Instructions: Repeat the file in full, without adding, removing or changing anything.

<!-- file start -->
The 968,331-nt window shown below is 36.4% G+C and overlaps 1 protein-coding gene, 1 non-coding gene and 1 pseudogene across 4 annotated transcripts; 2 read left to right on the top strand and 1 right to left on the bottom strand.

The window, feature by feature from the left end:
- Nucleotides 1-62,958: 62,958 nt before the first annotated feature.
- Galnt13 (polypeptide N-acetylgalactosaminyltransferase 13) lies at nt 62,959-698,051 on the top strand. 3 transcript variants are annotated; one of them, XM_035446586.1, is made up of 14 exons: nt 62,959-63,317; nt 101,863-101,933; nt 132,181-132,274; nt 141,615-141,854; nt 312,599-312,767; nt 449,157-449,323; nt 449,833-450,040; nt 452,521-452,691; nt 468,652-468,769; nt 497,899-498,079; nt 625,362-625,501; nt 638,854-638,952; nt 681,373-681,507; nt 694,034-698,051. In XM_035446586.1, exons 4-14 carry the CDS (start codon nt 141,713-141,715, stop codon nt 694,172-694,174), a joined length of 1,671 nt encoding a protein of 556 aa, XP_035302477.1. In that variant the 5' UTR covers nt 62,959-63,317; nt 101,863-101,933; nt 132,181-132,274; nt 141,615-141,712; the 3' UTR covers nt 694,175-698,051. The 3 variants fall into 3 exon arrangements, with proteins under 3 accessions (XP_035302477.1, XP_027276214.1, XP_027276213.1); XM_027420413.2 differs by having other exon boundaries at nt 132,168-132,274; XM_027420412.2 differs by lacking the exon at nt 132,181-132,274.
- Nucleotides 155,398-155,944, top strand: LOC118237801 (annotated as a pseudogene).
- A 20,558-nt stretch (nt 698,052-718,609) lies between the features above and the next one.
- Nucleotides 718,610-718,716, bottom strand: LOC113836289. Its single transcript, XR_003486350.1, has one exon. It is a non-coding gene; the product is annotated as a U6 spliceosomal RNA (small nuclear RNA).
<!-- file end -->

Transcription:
The 968,331-nt window shown below is 36.4% G+C and overlaps 1 protein-coding gene, 1 non-coding gene and 1 pseudogene across 4 annotated transcripts; 2 read left to right on the top strand and 1 right to left on the bottom strand.

The window, feature by feature from the left end:
- Nucleotides 1-62,958: 62,958 nt before the first annotated feature.
- Galnt13 (polypeptide N-acetylgalactosaminyltransferase 13) lies at nt 62,959-698,051 on the top strand. 3 transcript variants are annotated; one of them, XM_035446586.1, is made up of 14 exons: nt 62,959-63,317; nt 101,863-101,933; nt 132,181-132,274; nt 141,615-141,854; nt 312,599-312,767; nt 449,157-449,323; nt 449,833-450,040; nt 452,521-452,691; nt 468,652-468,769; nt 497,899-498,079; nt 625,362-625,501; nt 638,854-638,952; nt 681,373-681,507; nt 694,034-698,051. In XM_035446586.1, exons 4-14 carry the CDS (start codon nt 141,713-141,715, stop codon nt 694,172-694,174), a joined length of 1,671 nt encoding a protein of 556 aa, XP_035302477.1. In that variant the 5' UTR covers nt 62,959-63,317; nt 101,863-101,933; nt 132,181-132,274; nt 141,615-141,712; the 3' UTR covers nt 694,175-698,051. The 3 variants fall into 3 exon arrangements, with proteins under 3 accessions (XP_035302477.1, XP_027276214.1, XP_027276213.1); XM_027420413.2 differs by having other exon boundaries at nt 132,168-132,274; XM_027420412.2 differs by lacking the exon at nt 132,181-132,274.
- Nucleotides 155,398-155,944, top strand: LOC118237801 (annotated as a pseudogene).
- A 20,558-nt stretch (nt 698,052-718,609) lies between the features above and the next one.
- Nucleotides 718,610-718,716, bottom strand: LOC113836289. Its single transcript, XR_003486350.1, has one exon. It is a non-coding gene; the product is annotated as a U6 spliceosomal RNA (small nuclear RNA).